In December, our conversation with change-makers gave them a chance to reflect on the ups and downs of 2020. In this last of three blogs, we share the rest of what shook out of our chats about trends, tactics and challenges.
When Alice Fuller and Kathleen Christie started thinking out loud on Twitter about what 2020 had left us wanting to know more about, we realised it chimed with our own plans. We joined forces to create a space for change-makers to pause, reflect, and celebrate.
In our previous blogs, we looked at insights around protest, political influencing and a post-pandemic sector, as well as how we worked during 2020. This final set of reflections looks at insights that could change the culture of our sector as we move into 2021.
Open to all, room for all
Moving to virtual meetings and events opened up access to lots of people, who were no longer restricted by geography, time, disability, or caring responsibilities in quite the same way. But there’s always a flip side, and we know that people are also prevented from taking part digitally because of lack of internet access, equipment or know-how.
We also heard concerns about how organisations will attract and safeguard people who want to volunteer or come to events and who may have a particular vulnerability to Covid – a situation that could last for years.
One person observed that, now that it’s not all about face-to-face meetings, there’s more room for people with different learning and thinking styles to shine. You don’t need to be someone who is good at instant responses and confident in rooms full of people for your ideas to get a hearing.
Will you spend time in 2021 thinking about how accessibility and participation changed last year? And how will you respond to gradual easing of restrictions? If you don’t want to go back to business as usual, you need to start planning now.
Weaving stories into analysis
Working with people who have direct experience of an issue can be mutually transformative, but it can too easily descend into being exploitative. People often become activists at the point where they want to share their own experience, but many get ‘stuck’ there. They are ‘allowed’ to illustrate the problem, but rarely get to help build the solution. This can leave activists disillusioned and organisations struggling to build a coherent ‘authentic’ analysis out of multiple personal viewpoints.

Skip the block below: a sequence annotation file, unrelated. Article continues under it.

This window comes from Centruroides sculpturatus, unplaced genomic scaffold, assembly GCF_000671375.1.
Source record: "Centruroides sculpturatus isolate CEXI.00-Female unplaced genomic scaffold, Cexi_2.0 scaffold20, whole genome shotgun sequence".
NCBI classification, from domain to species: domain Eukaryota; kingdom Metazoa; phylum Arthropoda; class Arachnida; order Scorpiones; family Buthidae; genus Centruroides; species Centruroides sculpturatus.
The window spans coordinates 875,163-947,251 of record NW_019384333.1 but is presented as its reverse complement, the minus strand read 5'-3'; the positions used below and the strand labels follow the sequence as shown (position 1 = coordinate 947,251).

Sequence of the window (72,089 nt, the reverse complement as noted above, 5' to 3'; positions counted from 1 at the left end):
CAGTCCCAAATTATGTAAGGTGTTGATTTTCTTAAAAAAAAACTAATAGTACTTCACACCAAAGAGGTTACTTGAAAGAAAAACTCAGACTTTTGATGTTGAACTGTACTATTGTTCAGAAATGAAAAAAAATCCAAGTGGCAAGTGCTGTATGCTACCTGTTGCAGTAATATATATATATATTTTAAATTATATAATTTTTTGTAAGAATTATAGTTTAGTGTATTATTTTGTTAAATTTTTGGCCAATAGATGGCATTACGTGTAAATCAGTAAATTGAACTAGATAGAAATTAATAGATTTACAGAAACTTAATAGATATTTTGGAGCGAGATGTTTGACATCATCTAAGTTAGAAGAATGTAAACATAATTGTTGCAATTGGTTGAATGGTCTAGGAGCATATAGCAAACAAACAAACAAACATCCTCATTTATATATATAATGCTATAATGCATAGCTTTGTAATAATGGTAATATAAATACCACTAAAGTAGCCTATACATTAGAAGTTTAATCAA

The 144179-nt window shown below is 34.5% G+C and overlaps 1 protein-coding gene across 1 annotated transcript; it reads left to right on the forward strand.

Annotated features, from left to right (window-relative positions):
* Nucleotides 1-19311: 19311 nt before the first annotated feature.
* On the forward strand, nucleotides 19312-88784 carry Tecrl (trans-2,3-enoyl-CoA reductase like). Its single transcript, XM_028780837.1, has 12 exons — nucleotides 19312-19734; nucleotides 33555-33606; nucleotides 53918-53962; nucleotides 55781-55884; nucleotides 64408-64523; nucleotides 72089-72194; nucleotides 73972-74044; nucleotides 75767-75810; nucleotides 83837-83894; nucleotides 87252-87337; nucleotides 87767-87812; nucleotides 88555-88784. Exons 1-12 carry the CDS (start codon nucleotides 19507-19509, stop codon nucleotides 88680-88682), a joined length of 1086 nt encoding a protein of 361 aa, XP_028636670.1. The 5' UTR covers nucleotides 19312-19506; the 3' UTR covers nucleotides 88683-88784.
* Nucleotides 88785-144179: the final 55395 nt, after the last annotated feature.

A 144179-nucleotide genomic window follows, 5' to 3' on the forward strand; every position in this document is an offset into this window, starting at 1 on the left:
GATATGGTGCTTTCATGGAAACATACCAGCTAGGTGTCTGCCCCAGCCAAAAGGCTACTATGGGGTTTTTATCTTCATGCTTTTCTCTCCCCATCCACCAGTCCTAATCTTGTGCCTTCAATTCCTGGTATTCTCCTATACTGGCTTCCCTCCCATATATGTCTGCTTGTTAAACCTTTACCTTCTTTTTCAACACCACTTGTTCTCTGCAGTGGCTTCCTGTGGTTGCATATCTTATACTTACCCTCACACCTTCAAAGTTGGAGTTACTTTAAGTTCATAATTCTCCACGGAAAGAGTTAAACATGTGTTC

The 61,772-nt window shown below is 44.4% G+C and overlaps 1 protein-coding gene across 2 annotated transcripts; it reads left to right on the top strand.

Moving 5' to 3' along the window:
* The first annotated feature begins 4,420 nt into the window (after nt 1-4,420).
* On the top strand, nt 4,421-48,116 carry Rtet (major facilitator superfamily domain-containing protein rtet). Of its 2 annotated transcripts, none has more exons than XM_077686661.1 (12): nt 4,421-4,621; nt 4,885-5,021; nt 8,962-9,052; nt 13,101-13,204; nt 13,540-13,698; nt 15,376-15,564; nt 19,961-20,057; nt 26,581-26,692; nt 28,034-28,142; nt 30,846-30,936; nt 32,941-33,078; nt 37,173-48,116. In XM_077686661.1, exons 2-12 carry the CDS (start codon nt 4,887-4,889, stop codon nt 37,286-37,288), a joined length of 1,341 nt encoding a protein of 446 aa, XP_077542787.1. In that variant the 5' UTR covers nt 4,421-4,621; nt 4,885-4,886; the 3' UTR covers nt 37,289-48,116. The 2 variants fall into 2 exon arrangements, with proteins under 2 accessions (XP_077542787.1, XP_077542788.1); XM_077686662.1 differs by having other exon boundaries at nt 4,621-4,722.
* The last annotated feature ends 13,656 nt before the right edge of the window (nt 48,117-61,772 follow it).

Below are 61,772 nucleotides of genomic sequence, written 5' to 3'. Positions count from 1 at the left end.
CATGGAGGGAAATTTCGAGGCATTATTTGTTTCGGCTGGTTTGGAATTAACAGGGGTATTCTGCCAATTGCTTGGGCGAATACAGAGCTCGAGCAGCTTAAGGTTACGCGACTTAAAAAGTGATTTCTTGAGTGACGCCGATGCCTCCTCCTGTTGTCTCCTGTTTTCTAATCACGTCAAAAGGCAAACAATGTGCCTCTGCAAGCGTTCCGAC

Some organisations are leaning into this challenge. They are trying new ways to develop solutions in partnership with people affected, they are creating pathways that will help them to employ more of the people they exist to serve, and they are shifting their own expectations of what policy development or campaigning entails.
Can your organisation tell the difference between tokenistic, even exploitative, involvement and genuine partnership? Perhaps the first step is a conscious conversation about your power and how you use it? Our Power Sharing Project pinboard has a host of tools, guides and reading to get you thinking. Sign up to our Community of Practice to access forthcoming workshops that will explore these ideas.
Thinking about funding change
Funders who shifted their usual priorities and processes in response to the pandemic were applauded. A different approach is, indeed, possible. Some of the more innovative funders had already blazed a trail in recent years.
We wondered if more funders would now be open to projects that cannot offer predictable, measurable outputs and outcomes? And whether some would want to invest in understanding issues and challenges more deeply?
There is a tension between being required to plan far in advance and remaining agile enough for effective campaigning. It applies within organisations as much as within funding processes. Are you in a position to start a conversation, internally or with funders, about what a better approach might look like? Reading No Royal Road is a good way to get your brain going.
Anecdotally, we are hearing that more collaboration happened between organisations last year. What is crucial to small and community-based organisations can be difficult for bigger ‘brands’.
Our 2020 Campaigner Survey showed that 96% of campaigners would like more collaboration, but the things that got in the way were time, money and ‘culture clashes’ between organisations. This suggests that at least part of the answer lies in how collaboration is valued and resourced.
If there are organisations working in similar spaces to you, you could do worse than to simply sit down for a coffee with your opposite numbers. Deep collaboration might be a way off, but mutual understanding could be the start of something special.